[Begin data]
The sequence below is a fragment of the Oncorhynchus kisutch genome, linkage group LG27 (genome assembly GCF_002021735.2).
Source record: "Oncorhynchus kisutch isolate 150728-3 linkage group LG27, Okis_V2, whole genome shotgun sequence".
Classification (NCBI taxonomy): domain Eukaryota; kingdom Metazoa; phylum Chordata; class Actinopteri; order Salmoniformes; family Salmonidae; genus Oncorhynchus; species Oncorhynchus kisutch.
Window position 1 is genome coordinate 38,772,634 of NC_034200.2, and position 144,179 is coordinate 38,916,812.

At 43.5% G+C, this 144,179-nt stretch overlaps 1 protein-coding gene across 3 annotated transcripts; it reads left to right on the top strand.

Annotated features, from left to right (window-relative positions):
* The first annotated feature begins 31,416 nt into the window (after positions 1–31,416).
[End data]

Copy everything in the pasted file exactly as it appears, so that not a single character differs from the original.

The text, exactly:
The sequence below is a fragment of the Oncorhynchus kisutch genome, linkage group LG27 (genome assembly GCF_002021735.2).
Source record: "Oncorhynchus kisutch isolate 150728-3 linkage group LG27, Okis_V2, whole genome shotgun sequence".
Classification (NCBI taxonomy): domain Eukaryota; kingdom Metazoa; phylum Chordata; class Actinopteri; order Salmoniformes; family Salmonidae; genus Oncorhynchus; species Oncorhynchus kisutch.
Window position 1 is genome coordinate 38,772,634 of NC_034200.2, and position 144,179 is coordinate 38,916,812.

At 43.5% G+C, this 144,179-nt stretch overlaps 1 protein-coding gene across 3 annotated transcripts; it reads left to right on the top strand.

Annotated features, from left to right (window-relative positions):
* The first annotated feature begins 31,416 nt into the window (after positions 1–31,416).